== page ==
Cheers

"In France and Germany, all it takes is breaking eye contact during a toast to ruin bedroom activities for seven long years," Wine Country

As you know we are on holiday in Port Douglas - yes it has finally happened and it's glorious. So lat night we went out and as we were about to clink our glasses together, my sons, who were dutifully drinking water because they were driving refused to join in because 'it was bad luck'. I had never heard of this particular superstition and so asked why. My son googled it and found that fundamentally it meant death and so I thought this might be something to start my holiday blogging off to a good start. Which I now realise sounds a bit macabre, but not really as you will see.

So first water. I now know that this began with the Ancient Greeks.


"According to Greek mythology, the dead would always drink from the River Lethe in the depths of the Underworld, in order to forget their past, corporeal lives. As a result of this story, the Greeks would always toast to the dead with glasses filled with water to symbolize their voyage, via the river, to the Underworld." Huff Post


Cut to the modern day and you get this:


"It’s believed that the act brings bad luck or even death upon the recipient, and in some cases, death upon yourself. The U.S. military actually forbids it with Naval folklore claiming that a toast with water will lead to death by drowning." Wine Country


And we arrived at this via:

"In Medieval times, glasses were clinked and people cheered loudly to ward off any demons or evil spirits. It was also thought that you would clink glasses to spill some on the floor, leaving some for the bad spirits in hopes that they would leave you alone. A German tradition is to bang mugs of alcohol on the table and yell loudly to scare away ghosts or evil spirits." Farmers' Almanac


A tradition that obviously continues to this day.


Related to this is the whole reason we clink the glasses:


"the real reason people clink their glasses together before drinking is to ensure the drink is safe, because the liquid will slosh over the side of the cup, mixing all of the drinks. If someone has chosen to put poison in the glass it will then poison all of the drinks and the treacherous person will have to reveal themselves." GB Mag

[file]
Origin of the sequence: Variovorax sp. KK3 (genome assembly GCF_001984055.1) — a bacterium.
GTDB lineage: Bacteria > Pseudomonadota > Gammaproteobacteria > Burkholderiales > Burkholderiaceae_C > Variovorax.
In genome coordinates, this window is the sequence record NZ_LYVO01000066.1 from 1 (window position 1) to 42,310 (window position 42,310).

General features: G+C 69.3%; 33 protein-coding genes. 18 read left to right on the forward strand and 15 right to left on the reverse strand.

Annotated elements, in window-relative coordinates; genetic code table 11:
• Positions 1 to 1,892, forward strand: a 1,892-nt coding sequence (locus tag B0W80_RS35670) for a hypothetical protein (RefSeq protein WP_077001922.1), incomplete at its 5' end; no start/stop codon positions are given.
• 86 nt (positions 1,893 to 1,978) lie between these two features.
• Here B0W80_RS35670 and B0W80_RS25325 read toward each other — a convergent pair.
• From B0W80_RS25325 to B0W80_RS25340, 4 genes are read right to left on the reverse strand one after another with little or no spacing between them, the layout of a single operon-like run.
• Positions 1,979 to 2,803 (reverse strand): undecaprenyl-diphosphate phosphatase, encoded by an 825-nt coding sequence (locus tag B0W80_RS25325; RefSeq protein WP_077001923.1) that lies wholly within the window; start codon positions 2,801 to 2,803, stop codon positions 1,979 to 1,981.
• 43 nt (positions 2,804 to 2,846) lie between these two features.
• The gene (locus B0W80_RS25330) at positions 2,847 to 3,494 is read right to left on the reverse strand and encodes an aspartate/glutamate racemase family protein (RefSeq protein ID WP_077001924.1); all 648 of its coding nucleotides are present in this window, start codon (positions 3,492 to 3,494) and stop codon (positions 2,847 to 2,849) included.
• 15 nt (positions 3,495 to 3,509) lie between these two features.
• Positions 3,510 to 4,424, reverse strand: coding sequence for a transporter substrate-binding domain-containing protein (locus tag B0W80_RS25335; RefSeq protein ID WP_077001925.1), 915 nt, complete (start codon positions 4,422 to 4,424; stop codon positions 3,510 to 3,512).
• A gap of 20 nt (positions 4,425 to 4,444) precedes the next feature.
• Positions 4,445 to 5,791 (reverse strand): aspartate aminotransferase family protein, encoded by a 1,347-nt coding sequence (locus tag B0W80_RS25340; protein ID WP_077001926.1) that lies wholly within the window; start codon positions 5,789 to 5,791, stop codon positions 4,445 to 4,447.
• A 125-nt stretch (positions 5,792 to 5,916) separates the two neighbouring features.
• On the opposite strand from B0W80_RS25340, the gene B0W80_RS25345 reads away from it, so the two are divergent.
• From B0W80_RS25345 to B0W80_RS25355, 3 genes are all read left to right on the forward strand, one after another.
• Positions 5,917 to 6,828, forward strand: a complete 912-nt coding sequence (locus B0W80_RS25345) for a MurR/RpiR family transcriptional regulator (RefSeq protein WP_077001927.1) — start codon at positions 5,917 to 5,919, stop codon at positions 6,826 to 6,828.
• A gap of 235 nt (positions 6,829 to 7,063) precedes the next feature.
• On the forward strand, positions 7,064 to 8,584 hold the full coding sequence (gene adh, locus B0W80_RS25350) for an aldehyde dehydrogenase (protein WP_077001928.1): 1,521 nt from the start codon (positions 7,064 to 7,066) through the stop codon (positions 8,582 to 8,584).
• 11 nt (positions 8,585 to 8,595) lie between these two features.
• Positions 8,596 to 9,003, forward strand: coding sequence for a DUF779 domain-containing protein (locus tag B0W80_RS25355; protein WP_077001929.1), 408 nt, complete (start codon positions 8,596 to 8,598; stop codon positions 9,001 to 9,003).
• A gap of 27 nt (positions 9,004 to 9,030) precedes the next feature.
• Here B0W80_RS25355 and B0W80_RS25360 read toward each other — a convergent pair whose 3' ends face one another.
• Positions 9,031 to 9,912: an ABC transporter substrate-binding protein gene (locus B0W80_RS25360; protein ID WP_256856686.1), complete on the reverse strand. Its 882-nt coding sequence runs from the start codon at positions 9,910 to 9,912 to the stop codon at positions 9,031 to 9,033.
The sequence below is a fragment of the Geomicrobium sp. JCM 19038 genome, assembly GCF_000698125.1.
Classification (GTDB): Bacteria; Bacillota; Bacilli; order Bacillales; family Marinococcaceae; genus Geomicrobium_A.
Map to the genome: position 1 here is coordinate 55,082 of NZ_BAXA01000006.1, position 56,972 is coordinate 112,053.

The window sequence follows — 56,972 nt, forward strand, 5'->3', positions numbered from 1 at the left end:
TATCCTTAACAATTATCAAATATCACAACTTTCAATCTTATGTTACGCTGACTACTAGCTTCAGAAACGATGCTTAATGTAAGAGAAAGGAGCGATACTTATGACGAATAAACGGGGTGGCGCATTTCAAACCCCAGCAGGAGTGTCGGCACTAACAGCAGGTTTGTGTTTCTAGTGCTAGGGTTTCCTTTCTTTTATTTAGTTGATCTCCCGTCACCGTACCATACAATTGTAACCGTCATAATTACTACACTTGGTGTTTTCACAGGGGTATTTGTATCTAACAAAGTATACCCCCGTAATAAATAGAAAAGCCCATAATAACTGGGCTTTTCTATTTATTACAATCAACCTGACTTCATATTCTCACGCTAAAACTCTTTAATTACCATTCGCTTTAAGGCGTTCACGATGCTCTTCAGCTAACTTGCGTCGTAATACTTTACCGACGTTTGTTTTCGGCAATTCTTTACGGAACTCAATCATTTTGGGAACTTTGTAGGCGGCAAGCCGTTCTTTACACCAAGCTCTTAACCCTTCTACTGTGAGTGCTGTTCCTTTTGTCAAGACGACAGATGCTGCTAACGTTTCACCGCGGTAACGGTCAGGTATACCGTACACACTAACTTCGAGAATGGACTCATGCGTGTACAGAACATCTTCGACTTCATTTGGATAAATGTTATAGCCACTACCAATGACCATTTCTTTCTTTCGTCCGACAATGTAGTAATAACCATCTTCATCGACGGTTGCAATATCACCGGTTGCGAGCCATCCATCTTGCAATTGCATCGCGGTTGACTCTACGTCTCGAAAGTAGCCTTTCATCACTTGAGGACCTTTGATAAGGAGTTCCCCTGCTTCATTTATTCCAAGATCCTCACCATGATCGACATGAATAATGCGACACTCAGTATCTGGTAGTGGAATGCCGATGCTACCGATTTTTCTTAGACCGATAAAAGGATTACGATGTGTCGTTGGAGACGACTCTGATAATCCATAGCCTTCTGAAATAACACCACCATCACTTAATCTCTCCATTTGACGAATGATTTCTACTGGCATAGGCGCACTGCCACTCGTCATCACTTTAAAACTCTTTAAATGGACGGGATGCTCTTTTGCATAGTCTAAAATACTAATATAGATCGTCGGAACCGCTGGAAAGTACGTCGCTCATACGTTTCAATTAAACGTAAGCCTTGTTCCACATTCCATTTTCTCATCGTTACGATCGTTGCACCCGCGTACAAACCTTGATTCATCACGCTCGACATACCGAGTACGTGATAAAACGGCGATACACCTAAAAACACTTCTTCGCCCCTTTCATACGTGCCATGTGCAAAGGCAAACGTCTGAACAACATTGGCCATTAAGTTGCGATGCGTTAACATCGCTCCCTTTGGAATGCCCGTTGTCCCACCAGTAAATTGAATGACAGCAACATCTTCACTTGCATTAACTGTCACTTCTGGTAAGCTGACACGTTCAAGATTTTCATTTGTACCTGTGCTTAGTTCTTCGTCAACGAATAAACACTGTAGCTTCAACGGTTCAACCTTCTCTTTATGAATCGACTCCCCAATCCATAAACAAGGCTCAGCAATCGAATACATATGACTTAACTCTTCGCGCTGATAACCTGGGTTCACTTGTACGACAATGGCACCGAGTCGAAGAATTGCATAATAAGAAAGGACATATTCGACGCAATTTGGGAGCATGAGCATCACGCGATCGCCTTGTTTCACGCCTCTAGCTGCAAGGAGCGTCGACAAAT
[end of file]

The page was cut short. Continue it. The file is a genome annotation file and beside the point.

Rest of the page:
Who knew? In addition there's a potentially worse result from clinking glasses of water together:


"In Spain, toasting with water, or any non-alcoholic drink for that matter, can result in a different kind of misfortune: seven years of bad sex." Wine Country


Or - same result from a different custom:


"In France and Germany, all it takes is breaking eye contact during a toast to ruin bedroom activities for seven long years," Wine Country


As to the breaking of eye contact Wine Country has a whole lot of complicated rituals associated with toasting in the Czech Republic. Far too many to list here so check it out if you are interested.


But what is the origin of the whole toasting thing? Well back to the Ancient Greeks and Romans who would give offerings to the gods at celebrations, and also, perhaps more significantly when it comes to the bad luck thing, at funerals. These offerings included alcohol


"And to this day we still raise our glasses to the ‘heavens’ as if offering our drink to the gods." GB Magazine


The term toast came in later:


"The term toast, as in drinking to one’s health, comes from the literal practice of dropping a piece of toast in your drink. In the 16th century, it was common practice to add a piece of scorched or spiced toast to wine. The bread would help to soak up some of the acidity and improve flavor in poor wine. As a bonus, it would also help to soften up stale bread." Farmers' Almanac


But back to 'Cheers'. The word comes from the Old French 'chiere' which means face or head and over time evolved so that by the 18th century it meant gladness. The French say 'santé' of course which means health and it seems to be generally accepted that 'cheers' itself means good health. By saying cheers you are wishing people good health and happiness. The Italians - and some British too - say chin chin which interestingly comes from the Chinese qing qing which means please please and is no longer used by them for a toast.


Last thing - 'bottoms up'


"According to the legend, English sailors used to be bribed with coins to join the navy, and, many times, they would be tricked into joining by being given a beer with a coin at the bottom of the glass.


In the story, men began to say “bottoms up” to their drinking partners so that they could see if coins were hidden inside of the glasses before the drinks were finished." Writing Explained


So here's to you all from Port Douglas. I'm about to have a glass of wine - a rosé and will toast you all - Cheers.


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